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Evolution of Massive Stars

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Luminous Blue Variables. h Car. 100 x. more luminous. in the MIR. Wolf Rayet Stars. Luminous Blue Variables. WNL. N,He,H. WNE. N,He. WC. C, O. H (& He) Burning ... – PowerPoint PPT presentation

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Title: Evolution of Massive Stars


1
EvolutionofMassive Stars
Alessandro Bressan
INAF Osservatorio Astronomico di
Padova SISSATrieste
MAGPOP Summer School - Budapest, Hungary, 2006.
August 23-25
2
Beginning from the end
WHICH IS THE PATH TO THE END ?
3
Why Study Massive Stars
  • Provide most of the chemical mechanical energy
    input into the interstellar medium
  • (stellar winds, supernova)
  • Provide most of UV ionizing radiation of
    galaxies, plus power the far-IR luminosities
    through the heating of dust
  • Trace the star formation process in galaxies
  • Are the source of the most energetic phenomenon
    yet found (GRBs)

4
Massive Stars are Extremely Rare
  • For every 20 M? star in the Milky Way, there are
    roughly 105 solar-type stars.
  • For every 100 M? star, there are over 106
    solar-type stars.

5
The HR Diagram
MW Humphreys Davidson 79
6
The HR Diagram
MW Humphreys Davidson 79
7
The HR Diagram
RED SUPERGIANTS
MW Humphreys Davidson 79
8
The HR Diagram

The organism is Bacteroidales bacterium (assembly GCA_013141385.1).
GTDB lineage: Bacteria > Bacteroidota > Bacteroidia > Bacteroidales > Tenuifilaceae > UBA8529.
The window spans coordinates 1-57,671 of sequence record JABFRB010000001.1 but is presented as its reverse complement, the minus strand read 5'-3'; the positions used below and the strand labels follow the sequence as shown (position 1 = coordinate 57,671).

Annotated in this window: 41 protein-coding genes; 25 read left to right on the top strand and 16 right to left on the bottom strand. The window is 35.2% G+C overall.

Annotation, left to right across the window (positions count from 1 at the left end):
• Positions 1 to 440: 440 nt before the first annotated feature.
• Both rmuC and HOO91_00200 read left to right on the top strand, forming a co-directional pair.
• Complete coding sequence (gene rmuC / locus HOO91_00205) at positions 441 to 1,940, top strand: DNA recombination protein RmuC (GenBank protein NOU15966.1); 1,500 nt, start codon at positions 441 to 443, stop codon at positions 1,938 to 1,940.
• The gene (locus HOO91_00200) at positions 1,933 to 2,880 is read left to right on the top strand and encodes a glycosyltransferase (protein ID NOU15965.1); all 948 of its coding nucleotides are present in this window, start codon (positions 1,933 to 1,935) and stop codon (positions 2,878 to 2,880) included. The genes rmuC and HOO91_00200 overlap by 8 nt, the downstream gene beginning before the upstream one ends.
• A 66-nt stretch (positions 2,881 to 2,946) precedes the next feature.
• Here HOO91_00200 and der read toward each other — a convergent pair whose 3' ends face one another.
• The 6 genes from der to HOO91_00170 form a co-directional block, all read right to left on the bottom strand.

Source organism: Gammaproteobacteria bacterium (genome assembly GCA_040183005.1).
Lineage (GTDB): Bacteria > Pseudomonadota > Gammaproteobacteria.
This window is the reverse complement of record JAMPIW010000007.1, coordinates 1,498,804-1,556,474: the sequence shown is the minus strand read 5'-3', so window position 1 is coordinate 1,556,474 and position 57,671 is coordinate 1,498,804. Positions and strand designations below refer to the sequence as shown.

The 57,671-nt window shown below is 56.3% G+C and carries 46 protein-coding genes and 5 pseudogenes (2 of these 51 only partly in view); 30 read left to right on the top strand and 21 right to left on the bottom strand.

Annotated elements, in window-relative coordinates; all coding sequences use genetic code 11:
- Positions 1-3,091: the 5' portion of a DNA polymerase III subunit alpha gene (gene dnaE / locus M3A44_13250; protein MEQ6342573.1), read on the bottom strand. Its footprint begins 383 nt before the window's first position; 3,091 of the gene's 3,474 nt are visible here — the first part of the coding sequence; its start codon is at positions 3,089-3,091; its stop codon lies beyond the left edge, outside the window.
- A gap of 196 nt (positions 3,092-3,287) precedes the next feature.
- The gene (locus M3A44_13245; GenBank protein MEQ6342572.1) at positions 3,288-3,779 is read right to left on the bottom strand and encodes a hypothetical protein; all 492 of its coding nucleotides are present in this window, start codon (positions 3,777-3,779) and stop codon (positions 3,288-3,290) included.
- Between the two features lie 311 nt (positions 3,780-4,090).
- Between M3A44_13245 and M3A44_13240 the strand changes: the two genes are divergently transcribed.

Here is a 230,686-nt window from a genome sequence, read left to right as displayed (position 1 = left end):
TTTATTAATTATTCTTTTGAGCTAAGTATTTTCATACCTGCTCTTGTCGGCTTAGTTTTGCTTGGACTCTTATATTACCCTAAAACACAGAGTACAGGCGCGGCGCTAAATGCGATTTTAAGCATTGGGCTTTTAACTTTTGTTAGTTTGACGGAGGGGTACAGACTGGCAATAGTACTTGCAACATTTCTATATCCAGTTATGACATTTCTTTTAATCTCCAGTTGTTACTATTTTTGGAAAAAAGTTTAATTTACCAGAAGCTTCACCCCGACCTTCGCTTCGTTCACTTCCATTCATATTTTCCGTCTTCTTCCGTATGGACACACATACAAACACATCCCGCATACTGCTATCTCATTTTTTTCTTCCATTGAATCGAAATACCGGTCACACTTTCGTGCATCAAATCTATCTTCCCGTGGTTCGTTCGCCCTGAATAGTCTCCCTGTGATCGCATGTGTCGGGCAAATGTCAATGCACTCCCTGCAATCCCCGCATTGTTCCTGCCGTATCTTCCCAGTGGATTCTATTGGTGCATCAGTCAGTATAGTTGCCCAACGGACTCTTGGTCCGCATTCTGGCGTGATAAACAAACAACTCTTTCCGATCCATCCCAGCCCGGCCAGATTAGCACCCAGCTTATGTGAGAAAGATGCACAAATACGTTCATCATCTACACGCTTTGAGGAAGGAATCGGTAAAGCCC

YELLOW GAP
MW Humphreys Davidson 79
9
The HR Diagram
MW Humphreys Davidson 79
10
Peculiar Objects
Luminous Blue Variables
11
h Car
100 x more luminous in the MIR
12
Wolf Rayet Stars
Luminous Blue Variables
WNL N,He,H
WC C, O
WNE N,He
13
H ( He) Burning
Massive stars characterized by a simple internal
structure
  • Large convective nucleus (gt 50 of the star )
  • surrounded by a radiative envelope
  • Opacity dominated by e-scattering
  • Perfect non-degenerate EOS with dominating
    radiation pressure

14
Lower Mass Range
10 - 30 MŸ
15
Higher Mass Range M gt 30 MŸ
The evolution is dominated by mass-loss Note no
consistent models yet
Wind Velocity gt VESC (1000 km/s)
Mass Loss Rate 10-6 10-4 MŸ/yr
16
P-Cygni profile
Absorbing column tw. the photosphere
Emitting extended envelope
17
Radiative Wind Terminal Velocity
18
Evolution with mass loss
Initial Mass
NO RSG but WR
A fundamental question for the evolution of
massive stars Mass-Loss vs Metallicity ?
Final Mass
19
Mass-Loss Metallicity
O Supergiants
Log L/L? 7.03 (solid circles) 6.91 (open
circles) 6.76 (plus signs) 6.57 (asterisks)
6.42 (triangles) 6.30 (squares)
Kudritzki 2002
20
Mass-Loss Metallicity
Wolf Rayet Stars
Large Ge dependence
h 1 to 5 ! !
90-00 small dependence
Grafener Hamann 05
21
Mass LossduringRSG
Salasnich, Bressan Chiosi 99
22
HR DiagramMetallicity
23
HR DiagramMetallicity
24
Models with Rotation
Meynet Maeder 02
25
EnhancedRSGMassLoss
Salasnich, Bressan Chiosi 99
26
ARE WR WELL PREDICTED ?
Massey 03
  • Number Ratio WC/WN

log (O/H)12
27
ARE WRsWELL PREDICTED ?
Atmospheres ?
28
Mass at the end of the quiescent life
Bressan et al 93
29
Effects of Rotation Maeder Meynet (02,03 etc..)
Final Mass
Initial Mass
30
Remnant Mass
NS
RM
31
Ultra Luminous X-Ray sourcesin Starbursts
32
Conclusions
  • Massive star evolution compares generally well
    with observations, yet some aspects remain unclear

Details or substantial modifications ? e.g. WR
L Teff
  • RSG Mass-Loss
  • changes evolution down to 15 M?
  • Low Z mass loss at the Edd limit
  • important for very massive stars
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